Ileum: The mucosa revealed strong red coloration with PAS stain in the goblet cells of both the villi and the crypts of lieberkühn, whereas, the cytoplasm of the simple columnar cells were slightly stained. The connective tissue and smooth muscle fibers gave mild reaction for the PAS. The positive reaction of the PAS with the goblet cells well recorded previously in the broilers ileum indicating very important role in lubricating the tract and facilitating the movement of the ingesta36.
The histological sections of the ileum wall when subjected to PAS-AB (pH 2.5) technique, they displayed an intense reactivity for acidic mucin substances present in the goblet cells indicated by strong bluish coloration.
|Fig. 6(a-c):|| |
Cross section of the wall of small intestine of owl showed sulfated (yellow arrows) and neutral mucopolysaccharides (red arrows) in villis epithelium (blue stars) and intestinal glands (blue arrows) of the (a) Duodenum (b) Jejunum and (c) Ileum. X400, PAS-AB (pH 1)
|Fig. 7(a-b):|| |
Cross section of the wall of small intestine of owl showed positive reaction toward MBB for total protei detection (red arrows) in the connective tissue of lamina propria of the (a) Duodenum and (b) Ileum. X400
Moreover, the red-stained neutral mucous in the basal regions of these cells had been observed (Fig. 5). Similar findings were previously recorded in the ileum wall of the black-winged kite (Elanus caeruleus) by Hamdi et al.32. The connective tissue present in the propria and submucosa showed moderate reaction for PAS part of the PAS-AB (pH 2.5) technique. In addition to that, the tunica muscularis constructed of smooth muscle fibers which were negatively reacted with this staining procedure.
The sections which were stained with the combined PAS-AB (pH1) showed positive reaction (dark magenta) in goblet cells in epithelial layer of the mucosal lining presence the secretion of neutral and sulfated acidic mucopolysaccharides in this layer (Fig. 6). The connective tissue of propria and submucosa showed poor staining with PAS. These observations indicated that the connective tissue in this layer contained trace amount of both the neutral and acidic mucosubstances. The smooth muscles gave mild reaction for PAS part of the stain.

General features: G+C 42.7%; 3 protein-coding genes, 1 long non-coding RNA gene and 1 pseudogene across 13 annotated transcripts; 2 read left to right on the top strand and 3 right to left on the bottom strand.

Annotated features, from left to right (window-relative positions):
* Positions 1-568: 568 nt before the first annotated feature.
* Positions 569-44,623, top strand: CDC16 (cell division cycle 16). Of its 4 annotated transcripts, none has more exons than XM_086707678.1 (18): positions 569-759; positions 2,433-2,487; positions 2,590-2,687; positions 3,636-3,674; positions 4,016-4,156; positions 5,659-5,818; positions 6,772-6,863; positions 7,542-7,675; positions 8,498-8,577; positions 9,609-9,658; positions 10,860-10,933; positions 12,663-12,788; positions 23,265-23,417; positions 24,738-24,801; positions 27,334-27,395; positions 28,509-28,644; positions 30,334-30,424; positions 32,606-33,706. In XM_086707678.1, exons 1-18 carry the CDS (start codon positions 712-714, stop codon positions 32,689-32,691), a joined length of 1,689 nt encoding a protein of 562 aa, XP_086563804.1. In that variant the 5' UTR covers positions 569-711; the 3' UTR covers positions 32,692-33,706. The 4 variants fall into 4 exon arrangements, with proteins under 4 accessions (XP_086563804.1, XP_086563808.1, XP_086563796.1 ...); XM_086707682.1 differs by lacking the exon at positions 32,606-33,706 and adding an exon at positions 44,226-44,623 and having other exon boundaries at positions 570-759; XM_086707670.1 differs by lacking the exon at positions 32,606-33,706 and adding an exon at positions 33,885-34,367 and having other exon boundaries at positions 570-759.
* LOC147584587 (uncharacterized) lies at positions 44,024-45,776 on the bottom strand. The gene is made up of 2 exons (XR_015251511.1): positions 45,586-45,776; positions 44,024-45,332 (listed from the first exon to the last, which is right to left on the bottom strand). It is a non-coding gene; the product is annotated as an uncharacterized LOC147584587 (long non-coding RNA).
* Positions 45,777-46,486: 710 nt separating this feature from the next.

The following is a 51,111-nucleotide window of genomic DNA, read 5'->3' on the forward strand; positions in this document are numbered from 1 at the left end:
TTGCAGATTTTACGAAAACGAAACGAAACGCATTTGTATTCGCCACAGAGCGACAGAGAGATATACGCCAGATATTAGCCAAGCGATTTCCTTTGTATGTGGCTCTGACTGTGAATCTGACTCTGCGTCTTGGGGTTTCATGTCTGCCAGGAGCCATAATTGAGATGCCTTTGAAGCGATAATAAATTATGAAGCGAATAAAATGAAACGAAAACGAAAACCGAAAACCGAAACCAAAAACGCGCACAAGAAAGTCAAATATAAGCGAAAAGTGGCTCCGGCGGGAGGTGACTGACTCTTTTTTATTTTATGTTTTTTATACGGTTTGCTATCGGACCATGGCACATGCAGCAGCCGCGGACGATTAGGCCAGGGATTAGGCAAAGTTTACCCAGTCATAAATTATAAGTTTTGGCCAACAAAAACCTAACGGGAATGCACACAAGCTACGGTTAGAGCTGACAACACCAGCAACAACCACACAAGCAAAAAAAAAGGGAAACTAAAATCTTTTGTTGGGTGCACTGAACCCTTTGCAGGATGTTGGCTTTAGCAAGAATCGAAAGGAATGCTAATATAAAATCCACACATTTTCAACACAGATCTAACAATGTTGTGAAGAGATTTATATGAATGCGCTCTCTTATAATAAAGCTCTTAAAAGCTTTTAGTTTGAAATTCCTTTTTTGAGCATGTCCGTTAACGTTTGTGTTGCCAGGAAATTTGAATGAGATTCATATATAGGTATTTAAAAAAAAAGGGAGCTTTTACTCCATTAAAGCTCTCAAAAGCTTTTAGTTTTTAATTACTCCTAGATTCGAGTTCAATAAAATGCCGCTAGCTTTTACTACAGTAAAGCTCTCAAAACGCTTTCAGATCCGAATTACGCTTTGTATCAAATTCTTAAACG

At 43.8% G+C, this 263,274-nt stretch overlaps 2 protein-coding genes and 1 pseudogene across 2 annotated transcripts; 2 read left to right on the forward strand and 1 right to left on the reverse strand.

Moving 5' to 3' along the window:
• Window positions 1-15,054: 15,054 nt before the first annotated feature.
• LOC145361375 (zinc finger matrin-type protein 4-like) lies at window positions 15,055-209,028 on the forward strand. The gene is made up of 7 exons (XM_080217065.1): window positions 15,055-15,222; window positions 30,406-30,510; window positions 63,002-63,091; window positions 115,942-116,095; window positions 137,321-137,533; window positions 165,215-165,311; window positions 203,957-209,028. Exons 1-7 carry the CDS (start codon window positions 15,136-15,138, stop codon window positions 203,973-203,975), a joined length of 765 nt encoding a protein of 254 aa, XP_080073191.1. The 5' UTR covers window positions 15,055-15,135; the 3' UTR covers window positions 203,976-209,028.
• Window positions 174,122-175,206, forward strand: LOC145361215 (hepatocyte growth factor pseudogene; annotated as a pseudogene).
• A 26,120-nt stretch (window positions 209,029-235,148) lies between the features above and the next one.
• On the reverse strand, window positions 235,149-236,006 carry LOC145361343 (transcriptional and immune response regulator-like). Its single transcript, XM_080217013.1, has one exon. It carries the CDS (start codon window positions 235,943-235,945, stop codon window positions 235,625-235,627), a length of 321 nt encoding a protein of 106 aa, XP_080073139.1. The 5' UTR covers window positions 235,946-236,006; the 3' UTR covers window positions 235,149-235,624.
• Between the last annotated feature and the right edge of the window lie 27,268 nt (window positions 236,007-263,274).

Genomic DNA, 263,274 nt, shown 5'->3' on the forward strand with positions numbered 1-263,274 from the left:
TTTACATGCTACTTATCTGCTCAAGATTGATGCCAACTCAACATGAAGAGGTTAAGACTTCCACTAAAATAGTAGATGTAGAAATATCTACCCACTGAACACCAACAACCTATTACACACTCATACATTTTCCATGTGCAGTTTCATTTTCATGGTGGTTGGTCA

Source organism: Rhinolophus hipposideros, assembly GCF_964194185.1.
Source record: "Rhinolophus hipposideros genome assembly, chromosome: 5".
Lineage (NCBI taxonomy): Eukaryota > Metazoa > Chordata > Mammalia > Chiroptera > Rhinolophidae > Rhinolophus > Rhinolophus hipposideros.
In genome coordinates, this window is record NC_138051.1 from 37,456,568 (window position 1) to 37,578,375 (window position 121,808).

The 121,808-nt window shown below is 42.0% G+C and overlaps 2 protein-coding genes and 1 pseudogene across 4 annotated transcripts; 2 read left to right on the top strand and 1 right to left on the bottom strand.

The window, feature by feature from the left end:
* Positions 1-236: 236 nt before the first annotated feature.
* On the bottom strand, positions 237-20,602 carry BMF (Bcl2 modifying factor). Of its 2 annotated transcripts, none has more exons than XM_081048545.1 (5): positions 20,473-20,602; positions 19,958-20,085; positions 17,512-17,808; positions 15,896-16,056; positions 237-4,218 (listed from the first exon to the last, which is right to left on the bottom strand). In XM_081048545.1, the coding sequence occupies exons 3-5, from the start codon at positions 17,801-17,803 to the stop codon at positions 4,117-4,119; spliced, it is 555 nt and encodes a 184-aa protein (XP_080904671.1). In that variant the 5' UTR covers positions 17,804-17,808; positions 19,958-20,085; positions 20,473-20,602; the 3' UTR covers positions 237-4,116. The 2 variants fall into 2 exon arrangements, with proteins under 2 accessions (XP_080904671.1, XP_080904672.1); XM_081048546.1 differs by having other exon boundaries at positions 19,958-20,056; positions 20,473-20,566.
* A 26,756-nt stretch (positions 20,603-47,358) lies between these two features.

In the ileum, the cellular cytoplasm of the surface lining epithelium of the mucosal folds and goblet cells and the ductular cells that lined the ducts of the mucosal glands showed negative reaction with the mercuric bromophenol blue method. While the connective tissue and smooth muscle fibers in all tunics of the wall of this organ present the positive reaction (Fig. 7). Current findings were not comparable with those of Hamdi et al.32 in the ileum wall of the black-winged kite, because bromophenol blue stain reacts positively with the absorptive columnar cells of the mucosal folds and the lamina propria structures of the duodenum. However a weak reaction was observed in the goblet cells.
In conclusion, the small intestine of owl was covered by simple columnar cells with goblet cells, with the presence of villi but the different size and shape in the 3 different intestinal segments. The submucosa formed from the irregular dense connective tissue in duodenum, whereas, loose connective tissue in jejunum and ileum. The muscularis mucosa made up of 2 layers of smooth muscles. Because of type of feeding of this bird as a cranivores species, the columnar cells of small intestine gave the negative reaction with PAS, PAS-AB (pH 2.5) and PAS-AB (pH 1), whereas, the goblet cells were strongly positive reacted. Infact, the latter stain is an indicator for sulfated acidic mucin substances which are very important in digestion and subsequent absorption. The submucosal connective tissue revealed positive reaction for mercuric bromophenol blue technique in all studied birds.
The authors strongly acknowledge the concil of the Veterinary Medicine College/Baghdad University to support this research project.